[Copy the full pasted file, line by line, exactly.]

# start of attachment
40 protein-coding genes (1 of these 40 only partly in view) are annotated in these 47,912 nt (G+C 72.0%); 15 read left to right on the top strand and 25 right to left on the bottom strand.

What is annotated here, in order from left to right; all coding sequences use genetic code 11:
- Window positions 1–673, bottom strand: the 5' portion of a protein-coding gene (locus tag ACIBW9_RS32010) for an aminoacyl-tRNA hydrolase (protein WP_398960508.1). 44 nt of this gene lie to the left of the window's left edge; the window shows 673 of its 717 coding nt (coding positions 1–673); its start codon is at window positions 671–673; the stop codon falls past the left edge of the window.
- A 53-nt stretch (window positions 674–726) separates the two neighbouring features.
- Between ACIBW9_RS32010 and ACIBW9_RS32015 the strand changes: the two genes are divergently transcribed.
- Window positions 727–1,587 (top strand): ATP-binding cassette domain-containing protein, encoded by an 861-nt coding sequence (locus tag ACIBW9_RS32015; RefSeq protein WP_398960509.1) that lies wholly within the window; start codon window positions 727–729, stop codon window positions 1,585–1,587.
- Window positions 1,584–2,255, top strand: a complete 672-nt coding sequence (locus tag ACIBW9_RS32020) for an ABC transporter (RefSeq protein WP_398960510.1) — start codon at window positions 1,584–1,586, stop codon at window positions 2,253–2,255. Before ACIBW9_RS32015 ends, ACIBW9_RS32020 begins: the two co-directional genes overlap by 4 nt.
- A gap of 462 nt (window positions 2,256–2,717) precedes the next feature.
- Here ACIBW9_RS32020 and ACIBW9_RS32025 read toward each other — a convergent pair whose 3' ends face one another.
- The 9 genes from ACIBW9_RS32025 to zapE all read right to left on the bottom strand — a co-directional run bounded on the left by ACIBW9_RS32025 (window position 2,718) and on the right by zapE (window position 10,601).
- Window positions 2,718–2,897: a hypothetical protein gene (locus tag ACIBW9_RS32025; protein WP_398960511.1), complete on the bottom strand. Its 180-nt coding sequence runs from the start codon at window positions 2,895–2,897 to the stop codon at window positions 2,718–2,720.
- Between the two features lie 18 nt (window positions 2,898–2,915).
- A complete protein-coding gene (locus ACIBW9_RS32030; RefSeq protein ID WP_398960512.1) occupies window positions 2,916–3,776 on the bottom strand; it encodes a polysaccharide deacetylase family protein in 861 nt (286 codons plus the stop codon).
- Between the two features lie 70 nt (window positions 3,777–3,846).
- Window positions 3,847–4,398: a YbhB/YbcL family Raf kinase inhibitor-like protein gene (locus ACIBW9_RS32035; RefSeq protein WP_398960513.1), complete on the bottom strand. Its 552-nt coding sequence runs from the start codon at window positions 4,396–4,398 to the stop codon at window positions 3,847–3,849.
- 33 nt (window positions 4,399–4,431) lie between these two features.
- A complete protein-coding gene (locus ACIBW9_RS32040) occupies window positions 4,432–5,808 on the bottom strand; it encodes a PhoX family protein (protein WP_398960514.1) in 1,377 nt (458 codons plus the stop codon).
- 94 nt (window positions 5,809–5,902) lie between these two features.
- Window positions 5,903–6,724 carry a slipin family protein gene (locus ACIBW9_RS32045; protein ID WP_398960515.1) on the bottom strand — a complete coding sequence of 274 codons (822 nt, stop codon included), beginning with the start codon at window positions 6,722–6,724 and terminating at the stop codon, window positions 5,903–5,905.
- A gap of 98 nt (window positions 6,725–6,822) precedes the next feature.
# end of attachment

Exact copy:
40 protein-coding genes (1 of these 40 only partly in view) are annotated in these 47,912 nt (G+C 72.0%); 15 read left to right on the top strand and 25 right to left on the bottom strand.

What is annotated here, in order from left to right; all coding sequences use genetic code 11:
- Window positions 1–673, bottom strand: the 5' portion of a protein-coding gene (locus tag ACIBW9_RS32010) for an aminoacyl-tRNA hydrolase (protein WP_398960508.1). 44 nt of this gene lie to the left of the window's left edge; the window shows 673 of its 717 coding nt (coding positions 1–673); its start codon is at window positions 671–673; the stop codon falls past the left edge of the window.
- A 53-nt stretch (window positions 674–726) separates the two neighbouring features.
- Between ACIBW9_RS32010 and ACIBW9_RS32015 the strand changes: the two genes are divergently transcribed.
- Window positions 727–1,587 (top strand): ATP-binding cassette domain-containing protein, encoded by an 861-nt coding sequence (locus tag ACIBW9_RS32015; RefSeq protein WP_398960509.1) that lies wholly within the window; start codon window positions 727–729, stop codon window positions 1,585–1,587.
- Window positions 1,584–2,255, top strand: a complete 672-nt coding sequence (locus tag ACIBW9_RS32020) for an ABC transporter (RefSeq protein WP_398960510.1) — start codon at window positions 1,584–1,586, stop codon at window positions 2,253–2,255. Before ACIBW9_RS32015 ends, ACIBW9_RS32020 begins: the two co-directional genes overlap by 4 nt.
- A gap of 462 nt (window positions 2,256–2,717) precedes the next feature.
- Here ACIBW9_RS32020 and ACIBW9_RS32025 read toward each other — a convergent pair whose 3' ends face one another.
- The 9 genes from ACIBW9_RS32025 to zapE all read right to left on the bottom strand — a co-directional run bounded on the left by ACIBW9_RS32025 (window position 2,718) and on the right by zapE (window position 10,601).
- Window positions 2,718–2,897: a hypothetical protein gene (locus tag ACIBW9_RS32025; protein WP_398960511.1), complete on the bottom strand. Its 180-nt coding sequence runs from the start codon at window positions 2,895–2,897 to the stop codon at window positions 2,718–2,720.
- Between the two features lie 18 nt (window positions 2,898–2,915).
- A complete protein-coding gene (locus ACIBW9_RS32030; RefSeq protein ID WP_398960512.1) occupies window positions 2,916–3,776 on the bottom strand; it encodes a polysaccharide deacetylase family protein in 861 nt (286 codons plus the stop codon).
- Between the two features lie 70 nt (window positions 3,777–3,846).
- Window positions 3,847–4,398: a YbhB/YbcL family Raf kinase inhibitor-like protein gene (locus ACIBW9_RS32035; RefSeq protein WP_398960513.1), complete on the bottom strand. Its 552-nt coding sequence runs from the start codon at window positions 4,396–4,398 to the stop codon at window positions 3,847–3,849.
- 33 nt (window positions 4,399–4,431) lie between these two features.
- A complete protein-coding gene (locus ACIBW9_RS32040) occupies window positions 4,432–5,808 on the bottom strand; it encodes a PhoX family protein (protein WP_398960514.1) in 1,377 nt (458 codons plus the stop codon).
- 94 nt (window positions 5,809–5,902) lie between these two features.
- Window positions 5,903–6,724 carry a slipin family protein gene (locus ACIBW9_RS32045; protein ID WP_398960515.1) on the bottom strand — a complete coding sequence of 274 codons (822 nt, stop codon included), beginning with the start codon at window positions 6,722–6,724 and terminating at the stop codon, window positions 5,903–5,905.
- A gap of 98 nt (window positions 6,725–6,822) precedes the next feature.